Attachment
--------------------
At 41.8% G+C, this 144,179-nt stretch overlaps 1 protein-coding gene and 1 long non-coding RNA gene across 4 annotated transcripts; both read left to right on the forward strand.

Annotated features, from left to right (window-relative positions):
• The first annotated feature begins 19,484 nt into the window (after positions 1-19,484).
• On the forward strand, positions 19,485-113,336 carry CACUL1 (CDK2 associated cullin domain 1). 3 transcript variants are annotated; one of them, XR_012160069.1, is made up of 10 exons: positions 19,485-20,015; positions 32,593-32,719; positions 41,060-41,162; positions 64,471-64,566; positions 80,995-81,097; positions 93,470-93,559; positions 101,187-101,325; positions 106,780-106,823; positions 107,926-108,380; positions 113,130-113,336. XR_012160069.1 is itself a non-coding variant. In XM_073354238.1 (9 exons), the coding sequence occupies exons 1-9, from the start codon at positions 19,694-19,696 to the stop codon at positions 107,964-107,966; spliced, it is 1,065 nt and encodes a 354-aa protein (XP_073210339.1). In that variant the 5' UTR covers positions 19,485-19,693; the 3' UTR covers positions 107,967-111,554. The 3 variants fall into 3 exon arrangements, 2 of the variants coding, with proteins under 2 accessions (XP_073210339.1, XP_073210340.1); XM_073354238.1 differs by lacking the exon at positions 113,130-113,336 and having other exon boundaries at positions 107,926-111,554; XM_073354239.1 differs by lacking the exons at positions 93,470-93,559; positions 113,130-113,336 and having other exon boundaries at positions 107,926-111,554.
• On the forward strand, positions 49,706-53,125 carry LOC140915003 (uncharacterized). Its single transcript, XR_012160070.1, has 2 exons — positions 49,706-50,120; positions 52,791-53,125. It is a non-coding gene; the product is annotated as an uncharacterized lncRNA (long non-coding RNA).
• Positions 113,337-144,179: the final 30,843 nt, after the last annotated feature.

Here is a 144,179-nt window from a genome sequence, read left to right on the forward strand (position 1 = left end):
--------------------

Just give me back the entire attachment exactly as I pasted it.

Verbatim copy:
At 41.8% G+C, this 144,179-nt stretch overlaps 1 protein-coding gene and 1 long non-coding RNA gene across 4 annotated transcripts; both read left to right on the forward strand.

Annotated features, from left to right (window-relative positions):
• The first annotated feature begins 19,484 nt into the window (after positions 1-19,484).
• On the forward strand, positions 19,485-113,336 carry CACUL1 (CDK2 associated cullin domain 1). 3 transcript variants are annotated; one of them, XR_012160069.1, is made up of 10 exons: positions 19,485-20,015; positions 32,593-32,719; positions 41,060-41,162; positions 64,471-64,566; positions 80,995-81,097; positions 93,470-93,559; positions 101,187-101,325; positions 106,780-106,823; positions 107,926-108,380; positions 113,130-113,336. XR_012160069.1 is itself a non-coding variant. In XM_073354238.1 (9 exons), the coding sequence occupies exons 1-9, from the start codon at positions 19,694-19,696 to the stop codon at positions 107,964-107,966; spliced, it is 1,065 nt and encodes a 354-aa protein (XP_073210339.1). In that variant the 5' UTR covers positions 19,485-19,693; the 3' UTR covers positions 107,967-111,554. The 3 variants fall into 3 exon arrangements, 2 of the variants coding, with proteins under 2 accessions (XP_073210339.1, XP_073210340.1); XM_073354238.1 differs by lacking the exon at positions 113,130-113,336 and having other exon boundaries at positions 107,926-111,554; XM_073354239.1 differs by lacking the exons at positions 93,470-93,559; positions 113,130-113,336 and having other exon boundaries at positions 107,926-111,554.
• On the forward strand, positions 49,706-53,125 carry LOC140915003 (uncharacterized). Its single transcript, XR_012160070.1, has 2 exons — positions 49,706-50,120; positions 52,791-53,125. It is a non-coding gene; the product is annotated as an uncharacterized lncRNA (long non-coding RNA).
• Positions 113,337-144,179: the final 30,843 nt, after the last annotated feature.

Here is a 144,179-nt window from a genome sequence, read left to right on the forward strand (position 1 = left end):